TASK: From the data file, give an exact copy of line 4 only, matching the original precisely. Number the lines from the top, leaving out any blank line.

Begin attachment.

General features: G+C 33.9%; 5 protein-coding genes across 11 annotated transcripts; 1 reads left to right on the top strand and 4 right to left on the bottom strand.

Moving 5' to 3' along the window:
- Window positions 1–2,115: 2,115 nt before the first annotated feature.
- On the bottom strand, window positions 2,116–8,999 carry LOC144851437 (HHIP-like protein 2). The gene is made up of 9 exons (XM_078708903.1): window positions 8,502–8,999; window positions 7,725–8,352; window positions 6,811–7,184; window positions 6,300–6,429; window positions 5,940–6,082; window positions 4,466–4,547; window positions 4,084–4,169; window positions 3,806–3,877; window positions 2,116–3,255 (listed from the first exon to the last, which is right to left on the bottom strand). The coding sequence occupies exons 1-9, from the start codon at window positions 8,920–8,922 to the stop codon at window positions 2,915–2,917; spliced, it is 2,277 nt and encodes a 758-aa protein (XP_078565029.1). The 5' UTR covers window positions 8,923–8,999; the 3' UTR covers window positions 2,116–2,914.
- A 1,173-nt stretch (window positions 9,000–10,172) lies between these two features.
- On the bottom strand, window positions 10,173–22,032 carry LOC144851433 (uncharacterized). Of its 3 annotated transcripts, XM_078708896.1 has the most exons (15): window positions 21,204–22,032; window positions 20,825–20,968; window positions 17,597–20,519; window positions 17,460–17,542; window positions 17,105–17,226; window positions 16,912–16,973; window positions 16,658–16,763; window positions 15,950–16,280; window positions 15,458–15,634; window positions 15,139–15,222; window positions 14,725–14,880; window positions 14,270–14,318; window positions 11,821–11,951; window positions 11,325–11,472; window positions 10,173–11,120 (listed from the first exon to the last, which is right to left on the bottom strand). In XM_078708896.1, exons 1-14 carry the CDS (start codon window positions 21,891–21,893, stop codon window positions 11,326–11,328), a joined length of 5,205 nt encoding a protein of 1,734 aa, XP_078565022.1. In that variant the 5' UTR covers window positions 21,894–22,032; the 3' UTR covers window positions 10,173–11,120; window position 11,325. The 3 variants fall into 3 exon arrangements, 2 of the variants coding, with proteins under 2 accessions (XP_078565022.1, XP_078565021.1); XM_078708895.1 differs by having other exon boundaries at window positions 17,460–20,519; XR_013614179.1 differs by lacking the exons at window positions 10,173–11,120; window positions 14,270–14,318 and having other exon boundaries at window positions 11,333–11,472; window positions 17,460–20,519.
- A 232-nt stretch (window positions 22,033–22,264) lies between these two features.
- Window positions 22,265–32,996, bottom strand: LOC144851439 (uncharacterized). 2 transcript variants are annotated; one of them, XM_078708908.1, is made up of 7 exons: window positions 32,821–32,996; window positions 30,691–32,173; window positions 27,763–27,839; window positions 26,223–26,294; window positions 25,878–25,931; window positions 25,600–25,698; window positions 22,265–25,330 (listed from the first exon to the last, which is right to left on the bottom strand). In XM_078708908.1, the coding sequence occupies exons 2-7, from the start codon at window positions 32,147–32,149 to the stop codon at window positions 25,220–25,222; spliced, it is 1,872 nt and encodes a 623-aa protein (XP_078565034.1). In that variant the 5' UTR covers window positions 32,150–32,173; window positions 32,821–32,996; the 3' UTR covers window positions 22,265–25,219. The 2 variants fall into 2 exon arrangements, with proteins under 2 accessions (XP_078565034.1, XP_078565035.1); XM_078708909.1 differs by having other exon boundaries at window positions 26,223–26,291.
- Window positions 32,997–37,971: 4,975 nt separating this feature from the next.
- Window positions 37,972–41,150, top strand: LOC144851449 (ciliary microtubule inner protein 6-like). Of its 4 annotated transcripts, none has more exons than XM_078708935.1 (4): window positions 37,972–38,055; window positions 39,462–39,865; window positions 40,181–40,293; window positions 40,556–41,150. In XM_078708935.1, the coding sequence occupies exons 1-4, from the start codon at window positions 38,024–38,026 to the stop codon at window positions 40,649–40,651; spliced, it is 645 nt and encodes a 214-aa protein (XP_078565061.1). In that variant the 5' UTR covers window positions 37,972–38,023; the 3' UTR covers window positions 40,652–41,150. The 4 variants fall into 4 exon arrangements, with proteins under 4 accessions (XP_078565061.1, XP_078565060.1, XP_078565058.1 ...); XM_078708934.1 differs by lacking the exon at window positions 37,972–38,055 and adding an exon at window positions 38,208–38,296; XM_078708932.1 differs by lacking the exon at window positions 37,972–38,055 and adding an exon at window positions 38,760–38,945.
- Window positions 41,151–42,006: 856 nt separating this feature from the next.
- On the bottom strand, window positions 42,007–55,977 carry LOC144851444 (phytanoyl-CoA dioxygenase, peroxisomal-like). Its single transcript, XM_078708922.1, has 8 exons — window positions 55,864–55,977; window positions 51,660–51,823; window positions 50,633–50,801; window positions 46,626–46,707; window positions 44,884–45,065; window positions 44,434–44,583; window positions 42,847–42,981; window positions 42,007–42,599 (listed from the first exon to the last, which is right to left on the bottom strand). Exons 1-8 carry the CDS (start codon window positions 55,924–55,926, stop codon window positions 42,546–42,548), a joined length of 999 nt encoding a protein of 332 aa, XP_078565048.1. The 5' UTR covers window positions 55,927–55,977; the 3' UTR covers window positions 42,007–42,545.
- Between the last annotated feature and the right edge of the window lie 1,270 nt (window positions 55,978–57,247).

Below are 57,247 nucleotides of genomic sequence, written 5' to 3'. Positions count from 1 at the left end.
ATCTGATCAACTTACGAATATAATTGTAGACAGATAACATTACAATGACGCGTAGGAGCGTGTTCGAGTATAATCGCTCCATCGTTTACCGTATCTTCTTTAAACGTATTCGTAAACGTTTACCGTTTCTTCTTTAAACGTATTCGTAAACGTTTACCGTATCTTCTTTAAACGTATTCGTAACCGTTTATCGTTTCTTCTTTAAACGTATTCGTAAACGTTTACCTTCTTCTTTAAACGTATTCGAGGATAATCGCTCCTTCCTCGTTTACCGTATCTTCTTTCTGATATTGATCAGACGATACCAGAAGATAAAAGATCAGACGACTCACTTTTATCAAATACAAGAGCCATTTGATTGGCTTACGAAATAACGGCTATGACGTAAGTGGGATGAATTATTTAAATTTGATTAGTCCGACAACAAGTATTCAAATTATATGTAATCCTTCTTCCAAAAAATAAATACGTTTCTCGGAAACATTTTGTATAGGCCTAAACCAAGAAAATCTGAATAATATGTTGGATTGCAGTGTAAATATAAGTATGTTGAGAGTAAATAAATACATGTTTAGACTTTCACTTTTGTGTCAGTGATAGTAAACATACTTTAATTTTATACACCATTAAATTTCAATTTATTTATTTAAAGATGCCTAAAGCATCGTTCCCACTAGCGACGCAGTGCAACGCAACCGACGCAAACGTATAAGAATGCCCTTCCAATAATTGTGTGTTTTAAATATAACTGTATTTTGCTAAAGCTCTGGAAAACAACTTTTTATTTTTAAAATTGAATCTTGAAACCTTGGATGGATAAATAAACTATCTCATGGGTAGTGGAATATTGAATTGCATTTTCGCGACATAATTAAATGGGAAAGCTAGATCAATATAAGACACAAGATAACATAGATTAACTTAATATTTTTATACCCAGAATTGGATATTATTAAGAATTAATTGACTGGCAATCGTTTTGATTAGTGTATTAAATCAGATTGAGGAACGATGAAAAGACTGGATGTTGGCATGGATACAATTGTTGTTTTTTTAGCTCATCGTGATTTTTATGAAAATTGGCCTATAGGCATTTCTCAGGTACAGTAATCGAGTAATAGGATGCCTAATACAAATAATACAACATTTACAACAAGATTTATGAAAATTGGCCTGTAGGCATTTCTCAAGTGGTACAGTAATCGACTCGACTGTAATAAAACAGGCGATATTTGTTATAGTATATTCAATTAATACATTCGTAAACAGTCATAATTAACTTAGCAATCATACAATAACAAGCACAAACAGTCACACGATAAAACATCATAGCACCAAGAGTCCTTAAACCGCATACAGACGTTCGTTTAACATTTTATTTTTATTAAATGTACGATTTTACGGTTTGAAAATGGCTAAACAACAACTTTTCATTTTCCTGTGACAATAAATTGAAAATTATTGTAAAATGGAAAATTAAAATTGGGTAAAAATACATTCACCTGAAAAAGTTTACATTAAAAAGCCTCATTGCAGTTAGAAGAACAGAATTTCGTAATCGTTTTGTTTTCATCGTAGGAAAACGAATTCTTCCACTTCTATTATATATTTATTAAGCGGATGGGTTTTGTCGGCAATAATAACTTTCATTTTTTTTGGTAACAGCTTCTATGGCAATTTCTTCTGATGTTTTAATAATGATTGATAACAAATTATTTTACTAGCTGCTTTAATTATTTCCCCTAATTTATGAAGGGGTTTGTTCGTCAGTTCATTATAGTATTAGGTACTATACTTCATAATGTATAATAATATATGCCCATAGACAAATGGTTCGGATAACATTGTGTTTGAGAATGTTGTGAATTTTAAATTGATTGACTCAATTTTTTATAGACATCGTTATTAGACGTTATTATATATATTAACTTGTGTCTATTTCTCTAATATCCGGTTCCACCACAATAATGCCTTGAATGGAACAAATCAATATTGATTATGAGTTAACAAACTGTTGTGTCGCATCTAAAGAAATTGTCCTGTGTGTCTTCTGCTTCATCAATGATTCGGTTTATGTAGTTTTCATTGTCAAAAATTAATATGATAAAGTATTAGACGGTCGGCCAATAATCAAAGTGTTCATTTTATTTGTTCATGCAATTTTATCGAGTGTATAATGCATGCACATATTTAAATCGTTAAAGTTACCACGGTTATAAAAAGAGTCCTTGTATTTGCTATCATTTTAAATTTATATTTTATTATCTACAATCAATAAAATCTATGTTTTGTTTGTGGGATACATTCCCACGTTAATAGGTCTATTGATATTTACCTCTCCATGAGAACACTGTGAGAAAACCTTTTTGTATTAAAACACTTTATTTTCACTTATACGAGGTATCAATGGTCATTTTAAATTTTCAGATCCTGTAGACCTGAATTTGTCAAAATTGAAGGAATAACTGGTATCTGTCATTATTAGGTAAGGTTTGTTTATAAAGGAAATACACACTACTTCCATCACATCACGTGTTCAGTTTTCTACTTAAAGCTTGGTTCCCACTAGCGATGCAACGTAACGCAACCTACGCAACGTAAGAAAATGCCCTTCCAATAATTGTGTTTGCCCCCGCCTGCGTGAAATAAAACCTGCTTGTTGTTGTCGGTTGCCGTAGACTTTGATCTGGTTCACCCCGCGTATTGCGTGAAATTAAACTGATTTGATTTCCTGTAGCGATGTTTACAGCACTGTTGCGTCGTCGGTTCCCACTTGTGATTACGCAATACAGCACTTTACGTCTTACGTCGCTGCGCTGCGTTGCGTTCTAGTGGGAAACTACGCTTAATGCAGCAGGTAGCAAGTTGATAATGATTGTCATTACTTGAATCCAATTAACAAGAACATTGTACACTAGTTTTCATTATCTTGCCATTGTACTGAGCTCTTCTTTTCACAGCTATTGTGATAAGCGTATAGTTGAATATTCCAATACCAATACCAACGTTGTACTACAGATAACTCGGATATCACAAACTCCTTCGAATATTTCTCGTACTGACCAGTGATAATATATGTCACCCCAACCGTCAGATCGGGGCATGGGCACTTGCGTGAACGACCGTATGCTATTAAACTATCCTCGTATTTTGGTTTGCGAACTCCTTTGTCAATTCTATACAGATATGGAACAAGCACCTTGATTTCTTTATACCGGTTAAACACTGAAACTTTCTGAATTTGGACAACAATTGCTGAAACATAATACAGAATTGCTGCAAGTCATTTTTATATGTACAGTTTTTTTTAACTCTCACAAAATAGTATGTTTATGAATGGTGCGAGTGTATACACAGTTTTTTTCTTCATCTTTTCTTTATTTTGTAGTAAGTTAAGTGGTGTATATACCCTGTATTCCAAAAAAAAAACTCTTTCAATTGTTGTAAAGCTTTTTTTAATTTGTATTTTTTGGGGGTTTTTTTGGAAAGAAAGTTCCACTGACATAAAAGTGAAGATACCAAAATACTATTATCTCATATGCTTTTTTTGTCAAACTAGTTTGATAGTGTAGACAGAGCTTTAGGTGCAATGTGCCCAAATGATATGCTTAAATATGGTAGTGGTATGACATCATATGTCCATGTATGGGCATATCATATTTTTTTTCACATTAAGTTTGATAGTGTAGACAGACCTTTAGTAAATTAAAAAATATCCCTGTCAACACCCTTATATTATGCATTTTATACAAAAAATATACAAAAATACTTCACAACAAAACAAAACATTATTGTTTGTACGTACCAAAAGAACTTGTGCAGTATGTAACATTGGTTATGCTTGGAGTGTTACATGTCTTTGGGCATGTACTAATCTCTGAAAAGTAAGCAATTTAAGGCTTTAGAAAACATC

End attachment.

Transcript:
- On the bottom strand, window positions 2,116–8,999 carry LOC144851437 (HHIP-like protein 2). The gene is made up of 9 exons (XM_078708903.1): window positions 8,502–8,999; window positions 7,725–8,352; window positions 6,811–7,184; window positions 6,300–6,429; window positions 5,940–6,082; window positions 4,466–4,547; window positions 4,084–4,169; window positions 3,806–3,877; window positions 2,116–3,255 (listed from the first exon to the last, which is right to left on the bottom strand). The coding sequence occupies exons 1-9, from the start codon at window positions 8,920–8,922 to the stop codon at window positions 2,915–2,917; spliced, it is 2,277 nt and encodes a 758-aa protein (XP_078565029.1). The 5' UTR covers window positions 8,923–8,999; the 3' UTR covers window positions 2,116–2,914.